Two Great Art Events Oct. 16-18: Part 5

Magician by Gordon McDonough. Courtesy photo
ART News:

Oct. 16-18 is Art Weekend in Los Alamos! Both the 2015 Los Alamos Studio Tour and the Gateway to the Holidays Arts and Crafts Fair will take place that weekend. The Los Alamos Daily Post is featuring artists from both events leading up to the Tour and Fair.

The 2015 Studio Tour is 10 a.m. to 5 p.m. Saturday, Oct. 17 and 10 a.m. to 3 p.m. Sunday, Oct. 18. There will be an artists’ reception 5-6 p.m. Friday, Oct. 16. Samples of all artists’ work will be on display throughout the weekend in the Pajarito Room at historic Fuller Lodge.

The Fuller Lodge “Gateway to the Holidays” Arts & Crafts Fair runs 9 a.m. to 3:30 p.m. Saturday, Oct. 17 at Crossroads Bible Church. A list of particating artists and their work can be viewed at .


Meet Gordon McDonough (Art Tour)

Gordon McDonough grew up in Concord, Mass.. He studied art at the University of Miami, and has pursued this interest while working many jobs and traveling around the country following his first wife in her quests for ever greater academic credentials.

Thirty years ago, they settled in Santa Fe and brought two kids into the world. In those days McDonough was designing and building (and repairing) exhibits for the fledgling Santa Fe Children’s Museum.

McDonough’s life turned up-side-down and he turned to teaching science, first in small alternative settings, and later in a public middle school in Santa Fe. He is certified to teach science and social studies.  In 2005, McDonough moved into an education outreach position that opened at the Bradbury Science Museum, where he remains today.

With his BFA in painting, McDonough still paints, but has also been a filmmaker, a toy builder, sculptor, and for about 12 years, a maker of automata, which he likes to call his “cranky things.” These are hand-cranked assemblies that perform various actions. Some people claim to find them humorous.
He dabbles in electronics, Arduino and Raspberry Pi most recently, and programs computers in three languages. He enjoys hiking, camping, biking, paddling, reading (largely nonfiction), and most of all spending time with his wife, Liz, while they both work on creative endeavors.
One of Gordon McDonough’s automations. Courtesy photo
Pentamobi by Gordon McDonough. Courtesy photo

Meet Mayela Guzman (Arts & Crafts Fair)

“Our cherished hand crafted puzzles are made of pine wood that’s carefully hand-painted using non-toxic paint. Mayela Guzman of the Pink Giraffe of Santa Fe said.. “They are made for kiddos of all ages!”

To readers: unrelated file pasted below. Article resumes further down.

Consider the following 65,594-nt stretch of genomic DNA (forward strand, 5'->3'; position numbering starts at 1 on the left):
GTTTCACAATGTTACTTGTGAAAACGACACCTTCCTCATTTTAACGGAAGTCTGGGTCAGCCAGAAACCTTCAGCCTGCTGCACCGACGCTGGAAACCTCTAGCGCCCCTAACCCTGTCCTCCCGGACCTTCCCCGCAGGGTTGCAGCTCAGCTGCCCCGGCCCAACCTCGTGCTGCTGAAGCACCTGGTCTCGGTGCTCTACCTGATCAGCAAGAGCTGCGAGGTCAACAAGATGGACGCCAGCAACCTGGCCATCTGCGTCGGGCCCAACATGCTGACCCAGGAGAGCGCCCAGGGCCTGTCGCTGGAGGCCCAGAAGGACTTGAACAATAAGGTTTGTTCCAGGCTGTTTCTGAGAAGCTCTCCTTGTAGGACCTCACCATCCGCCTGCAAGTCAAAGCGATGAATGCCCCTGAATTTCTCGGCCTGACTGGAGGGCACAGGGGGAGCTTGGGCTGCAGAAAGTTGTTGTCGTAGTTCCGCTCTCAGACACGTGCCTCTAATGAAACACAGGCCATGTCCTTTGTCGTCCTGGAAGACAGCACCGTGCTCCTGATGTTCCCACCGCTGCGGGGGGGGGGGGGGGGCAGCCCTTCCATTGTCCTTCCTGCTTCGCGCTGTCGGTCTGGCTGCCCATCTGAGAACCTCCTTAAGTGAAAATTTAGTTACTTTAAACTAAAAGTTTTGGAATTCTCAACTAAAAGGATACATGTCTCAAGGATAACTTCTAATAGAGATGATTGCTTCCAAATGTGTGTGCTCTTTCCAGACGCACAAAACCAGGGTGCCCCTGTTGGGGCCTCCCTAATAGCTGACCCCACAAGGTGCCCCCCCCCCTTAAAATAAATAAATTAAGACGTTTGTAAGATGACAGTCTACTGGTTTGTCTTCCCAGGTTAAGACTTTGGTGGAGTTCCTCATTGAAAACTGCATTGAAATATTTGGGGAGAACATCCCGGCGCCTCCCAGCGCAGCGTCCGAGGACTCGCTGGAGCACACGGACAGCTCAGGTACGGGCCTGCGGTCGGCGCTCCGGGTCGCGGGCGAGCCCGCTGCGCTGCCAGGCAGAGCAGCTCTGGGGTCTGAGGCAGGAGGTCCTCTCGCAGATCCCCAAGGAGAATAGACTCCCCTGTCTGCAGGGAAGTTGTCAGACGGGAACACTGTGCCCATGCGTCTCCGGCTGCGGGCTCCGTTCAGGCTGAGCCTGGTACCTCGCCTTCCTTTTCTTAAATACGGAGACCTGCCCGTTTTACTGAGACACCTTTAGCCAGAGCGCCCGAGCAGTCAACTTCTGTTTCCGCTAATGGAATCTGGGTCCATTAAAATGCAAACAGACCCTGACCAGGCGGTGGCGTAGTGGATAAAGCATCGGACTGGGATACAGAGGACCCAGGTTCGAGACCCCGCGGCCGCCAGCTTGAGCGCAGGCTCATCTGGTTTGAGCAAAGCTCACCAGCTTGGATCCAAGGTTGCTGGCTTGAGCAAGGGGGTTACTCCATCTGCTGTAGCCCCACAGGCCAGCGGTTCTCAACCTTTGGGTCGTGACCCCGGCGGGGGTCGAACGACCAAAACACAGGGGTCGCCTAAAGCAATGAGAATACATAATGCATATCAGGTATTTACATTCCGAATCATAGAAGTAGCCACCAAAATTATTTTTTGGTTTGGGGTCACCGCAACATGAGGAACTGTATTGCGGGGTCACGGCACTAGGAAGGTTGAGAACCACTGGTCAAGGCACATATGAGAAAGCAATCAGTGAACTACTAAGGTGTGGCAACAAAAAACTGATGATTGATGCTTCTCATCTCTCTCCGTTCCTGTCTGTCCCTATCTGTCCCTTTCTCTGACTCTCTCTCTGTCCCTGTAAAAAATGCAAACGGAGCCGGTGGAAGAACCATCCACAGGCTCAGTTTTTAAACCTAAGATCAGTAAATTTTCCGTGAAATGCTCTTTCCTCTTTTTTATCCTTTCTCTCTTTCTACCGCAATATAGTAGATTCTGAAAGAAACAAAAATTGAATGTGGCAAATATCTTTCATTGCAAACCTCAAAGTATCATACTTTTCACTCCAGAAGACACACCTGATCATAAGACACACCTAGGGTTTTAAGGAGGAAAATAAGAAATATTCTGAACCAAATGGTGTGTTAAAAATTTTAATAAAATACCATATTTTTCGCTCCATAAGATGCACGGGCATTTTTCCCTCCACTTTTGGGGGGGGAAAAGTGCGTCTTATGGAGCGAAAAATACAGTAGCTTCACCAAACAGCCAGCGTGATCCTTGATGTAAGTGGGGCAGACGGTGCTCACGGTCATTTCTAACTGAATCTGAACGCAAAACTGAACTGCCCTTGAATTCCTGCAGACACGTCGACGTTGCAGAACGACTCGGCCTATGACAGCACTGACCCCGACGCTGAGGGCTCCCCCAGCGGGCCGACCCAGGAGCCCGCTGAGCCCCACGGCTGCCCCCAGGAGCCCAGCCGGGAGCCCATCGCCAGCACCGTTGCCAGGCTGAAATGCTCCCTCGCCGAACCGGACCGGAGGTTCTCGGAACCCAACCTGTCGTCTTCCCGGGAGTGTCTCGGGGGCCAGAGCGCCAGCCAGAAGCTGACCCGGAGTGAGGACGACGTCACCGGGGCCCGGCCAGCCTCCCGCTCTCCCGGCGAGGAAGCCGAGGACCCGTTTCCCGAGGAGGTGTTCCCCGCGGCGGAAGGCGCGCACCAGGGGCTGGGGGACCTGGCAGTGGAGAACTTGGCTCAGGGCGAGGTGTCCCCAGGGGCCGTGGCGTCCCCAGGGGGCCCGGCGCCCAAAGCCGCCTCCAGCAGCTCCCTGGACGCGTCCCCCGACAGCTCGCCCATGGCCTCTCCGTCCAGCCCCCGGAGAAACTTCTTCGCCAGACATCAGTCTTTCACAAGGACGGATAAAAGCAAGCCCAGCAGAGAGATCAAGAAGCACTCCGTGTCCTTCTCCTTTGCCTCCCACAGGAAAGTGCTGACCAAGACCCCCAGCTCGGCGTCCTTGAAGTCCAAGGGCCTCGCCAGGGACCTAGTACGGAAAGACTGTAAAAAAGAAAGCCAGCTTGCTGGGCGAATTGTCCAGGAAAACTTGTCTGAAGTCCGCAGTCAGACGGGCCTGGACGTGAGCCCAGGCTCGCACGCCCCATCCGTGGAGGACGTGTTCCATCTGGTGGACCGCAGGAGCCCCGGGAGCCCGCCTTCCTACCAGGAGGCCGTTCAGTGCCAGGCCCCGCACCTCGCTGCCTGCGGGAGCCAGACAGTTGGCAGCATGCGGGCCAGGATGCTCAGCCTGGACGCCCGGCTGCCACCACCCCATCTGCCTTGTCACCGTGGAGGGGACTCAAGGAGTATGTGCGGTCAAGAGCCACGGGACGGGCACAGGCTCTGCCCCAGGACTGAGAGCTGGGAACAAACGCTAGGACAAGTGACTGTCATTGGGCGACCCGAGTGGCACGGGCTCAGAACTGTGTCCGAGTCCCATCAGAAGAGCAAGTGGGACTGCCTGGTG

Guzman grew up in a household of wood shavings with a long tradition of custom woodwork. During her childhood in Mexico she started helping her father in his woodshop when she was seven. At first she was only allowed to clean up, then later glue stones onto wooden crosses. By the time she was 12 she was learning to carve.

Like his father before him, Guzman’s father made traditional wood furniture. When sales began to slump, he added wooden crosses, small nichos and finally puzzles. His designs for puzzles were very realistic animals. These became the inspiration for the Pink Giraffe of Santa Fe.

Guzman moved to the US to attend college when she was 17 and made a home here. She continued making wooden puzzles, using homemade jig saws that her father put together, although she adopted a more “cartoony” style. Initially it was just a hobby but once she married and became a stay-at-home mother she was able to invest more energy into the puzzles. Now Guzman sells her handcrafted wooden puzzles at arts and crafts fairs and also at her shop in the Santa Fe Arcade at 60 East San Francisco St.

Looking for a one-of-a-kind party treat? Guzman will work with you to design a small puzzle and then produce 30 or more copies for your guests, young or old. She will be bringing lots of puzzles to the Gateway to the Holidays Arts & Crafts Fair and hopes to see lots of delighted shoppers.

To see an assortment of puzzles by Guzman visit her Facebook page at .


Iguana puzzle created by Mayela Guzman. Courtesy photo
Sailboat puzzle. Courtesy photo